Aug 19, 2022
Netflix says 'no' to advertising in kids programs, new movies
Netflix loses fewer subscribers than expected
Netflix Inc.’s kids programming and new movies will stay commercial free when the company introduces its advertising-supported service, according to people familiar with the plans.
Netflix has told partners it won’t run ads during original kids programs, said the people, who asked not to be identified because the company is still working out the details. In addition, some studios that have licensed Netflix the rights to kids programs won’t allow the company to run commercials in them. The company has decided original movies should stay ad-free, at least at first, the people said, which should allay the concerns of top filmmakers.
Netflix is still finalizing plans for its advertising-supported service, which means details and strategies could still change. The company aims to introduce the ad tier early next year. Netflix declined to comment on its plans beyond saying that it is still in the early stages of figuring out the advertising business.
The new tier will cost less than the current service and is part of a plan to make Netflix more attractive to cost-conscious consumers. The company lost subscribers in the first six month of the year and needs to start adding customers again to reverse a roughly 65 per cent decline in its stock price since late November. More than 220 million people pay for Netflix, and hundreds of millions more use it either because they are relatives of a subscriber or share the log-in from a friend or acquaintance.
Analysts estimate Netflix could generate US$3 billion to US$4 billion a year in ad sales. That would make it one of the biggest players in online video advertising. Netflix won’t insert ads into its existing service.
While Netflix can insert commercials into programs that it owns, it doesn’t have the rights to do so for its entire catalog because it licenses thousands of titles from outside studios. Many of those deals don’t include the rights to offer programs in an ad-supported environment, forcing Netflix to go back and pay extra. The company is now negotiating for the rights with companies such as Sony Group Corp., Paramount Global and Warner Bros. Discovery Inc. Netflix will pay between 10 per cent and 15 per cent of the current value of the deals to secure the rights, said two of the people.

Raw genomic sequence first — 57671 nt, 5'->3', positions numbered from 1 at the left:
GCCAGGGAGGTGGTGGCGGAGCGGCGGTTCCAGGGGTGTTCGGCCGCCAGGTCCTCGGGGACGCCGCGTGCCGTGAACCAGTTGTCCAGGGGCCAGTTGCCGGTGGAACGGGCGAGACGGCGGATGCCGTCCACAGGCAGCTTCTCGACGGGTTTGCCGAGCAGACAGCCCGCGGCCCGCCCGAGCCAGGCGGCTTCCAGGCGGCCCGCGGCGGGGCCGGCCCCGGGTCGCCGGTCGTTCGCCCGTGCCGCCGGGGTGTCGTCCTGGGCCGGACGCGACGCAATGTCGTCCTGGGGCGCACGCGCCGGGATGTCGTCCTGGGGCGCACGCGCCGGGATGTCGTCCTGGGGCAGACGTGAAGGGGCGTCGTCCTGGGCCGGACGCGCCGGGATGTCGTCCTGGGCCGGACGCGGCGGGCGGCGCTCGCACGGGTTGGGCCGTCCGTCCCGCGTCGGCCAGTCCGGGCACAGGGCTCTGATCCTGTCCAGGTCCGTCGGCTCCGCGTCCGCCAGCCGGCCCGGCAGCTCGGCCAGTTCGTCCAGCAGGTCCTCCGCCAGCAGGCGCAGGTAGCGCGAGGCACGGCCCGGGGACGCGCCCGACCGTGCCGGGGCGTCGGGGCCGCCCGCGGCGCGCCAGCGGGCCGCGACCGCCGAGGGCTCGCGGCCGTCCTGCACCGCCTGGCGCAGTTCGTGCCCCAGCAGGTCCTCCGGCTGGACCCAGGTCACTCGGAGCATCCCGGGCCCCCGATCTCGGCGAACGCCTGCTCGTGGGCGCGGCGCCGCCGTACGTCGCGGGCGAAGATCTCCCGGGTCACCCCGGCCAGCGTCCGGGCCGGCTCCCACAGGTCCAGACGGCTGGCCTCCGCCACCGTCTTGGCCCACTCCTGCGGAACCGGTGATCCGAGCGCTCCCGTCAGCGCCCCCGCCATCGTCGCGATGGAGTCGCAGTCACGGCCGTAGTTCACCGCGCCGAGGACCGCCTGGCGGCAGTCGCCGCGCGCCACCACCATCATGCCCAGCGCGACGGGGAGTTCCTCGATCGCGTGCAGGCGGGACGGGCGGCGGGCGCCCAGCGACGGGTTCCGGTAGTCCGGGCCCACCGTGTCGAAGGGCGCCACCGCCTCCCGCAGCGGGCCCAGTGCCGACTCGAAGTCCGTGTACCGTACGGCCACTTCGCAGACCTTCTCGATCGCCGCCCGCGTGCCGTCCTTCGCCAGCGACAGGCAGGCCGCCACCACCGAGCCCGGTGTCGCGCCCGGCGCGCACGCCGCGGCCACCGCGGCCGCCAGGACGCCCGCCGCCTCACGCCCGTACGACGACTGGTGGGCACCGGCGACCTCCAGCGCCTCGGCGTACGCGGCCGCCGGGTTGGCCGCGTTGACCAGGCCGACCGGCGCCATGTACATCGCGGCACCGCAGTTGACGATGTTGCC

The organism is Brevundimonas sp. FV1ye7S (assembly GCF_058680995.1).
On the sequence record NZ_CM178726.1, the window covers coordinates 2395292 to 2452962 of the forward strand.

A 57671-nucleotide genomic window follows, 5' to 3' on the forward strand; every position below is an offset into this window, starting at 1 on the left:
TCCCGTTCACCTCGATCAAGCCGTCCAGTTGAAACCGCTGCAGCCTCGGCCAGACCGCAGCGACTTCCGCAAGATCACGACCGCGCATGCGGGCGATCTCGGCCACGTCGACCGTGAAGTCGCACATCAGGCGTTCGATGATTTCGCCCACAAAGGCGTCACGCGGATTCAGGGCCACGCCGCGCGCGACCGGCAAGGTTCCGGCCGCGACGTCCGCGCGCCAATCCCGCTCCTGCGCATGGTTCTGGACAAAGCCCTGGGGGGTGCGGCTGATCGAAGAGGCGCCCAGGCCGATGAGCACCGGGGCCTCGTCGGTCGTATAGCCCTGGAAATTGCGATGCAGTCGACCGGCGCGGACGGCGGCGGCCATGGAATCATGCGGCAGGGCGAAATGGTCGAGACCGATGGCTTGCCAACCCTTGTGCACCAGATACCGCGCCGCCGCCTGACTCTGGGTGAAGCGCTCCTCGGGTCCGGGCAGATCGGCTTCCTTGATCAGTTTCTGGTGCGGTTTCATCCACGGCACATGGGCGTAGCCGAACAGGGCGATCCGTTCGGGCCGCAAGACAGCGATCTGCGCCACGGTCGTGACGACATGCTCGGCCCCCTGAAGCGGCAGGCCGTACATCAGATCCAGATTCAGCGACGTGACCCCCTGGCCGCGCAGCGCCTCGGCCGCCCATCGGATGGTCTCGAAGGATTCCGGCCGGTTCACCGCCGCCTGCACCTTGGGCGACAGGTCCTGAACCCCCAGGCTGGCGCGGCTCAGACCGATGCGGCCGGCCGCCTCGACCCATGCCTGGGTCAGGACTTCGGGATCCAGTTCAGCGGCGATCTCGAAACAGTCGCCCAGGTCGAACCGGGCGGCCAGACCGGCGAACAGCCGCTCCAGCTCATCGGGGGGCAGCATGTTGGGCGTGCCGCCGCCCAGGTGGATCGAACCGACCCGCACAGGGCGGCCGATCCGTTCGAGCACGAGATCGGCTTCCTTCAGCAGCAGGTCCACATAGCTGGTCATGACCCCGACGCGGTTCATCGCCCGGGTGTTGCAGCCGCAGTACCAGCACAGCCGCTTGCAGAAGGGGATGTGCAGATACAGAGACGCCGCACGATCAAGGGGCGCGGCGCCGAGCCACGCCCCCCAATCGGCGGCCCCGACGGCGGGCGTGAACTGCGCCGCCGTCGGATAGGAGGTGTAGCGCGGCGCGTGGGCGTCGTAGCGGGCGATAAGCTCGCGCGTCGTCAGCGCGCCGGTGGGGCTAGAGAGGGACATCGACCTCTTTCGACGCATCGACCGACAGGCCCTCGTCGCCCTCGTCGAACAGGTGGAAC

Some of those partners won’t allow ads during select programs, though Netflix could still run spots before or after some of them. Netflix co-Chief Executive Officer Ted Sarandos has already said the company won’t offer every show from its current service on the ad version.
Walt Disney Co., Netflix’s biggest competitor in paid-video streaming, is also working on an ad-supported version of its flagship service, Disney+. Hulu, majority owned by Disney, already has a version with commercials.
Both Disney and Netflix plan to show fewer ads online than viewers see on live TV or in most streaming services. They also hope to charge higher prices than the industry standard. Disney is more reliant on kids programming than Netflix.
Children’s programming presents a particular challenge when it comes to advertising. Google and YouTube had to pay US$170 million for violating kids privacy laws. Netflix will show kids programs in its news service without the commercials and could, at some point down the line, decide to introduce ads.
Movies present a different challenge. Most filmmakers don’t want to make a movie that debuts with ads interrupting the story. Movie theaters run spots before new movies but not during them.
Netflix can still generate plenty of money without showing ads in the majority of its programming, according to industry experts. The company has a large pool of potential viewers and is known for having high-quality programs, such as “Stranger Things,” “Bridgerton” and “Squid Game.” HBO Max doesn’t show ads during any HBO programs, including series such as “Game of Thrones” and “The Sopranos” that were originally released without commercial breaks. Netflix may go back and insert ad breaks into some of its original series that have previously appeared without such interruptions.
Microsoft Corp. will handle the technology and sales for advertising in Netflix, at least initially. If it grows into a large enough business, Netflix will likely build its own ads-sales operation. The company is already looking to hire salespeople and an executive to lead its advertising-supported service.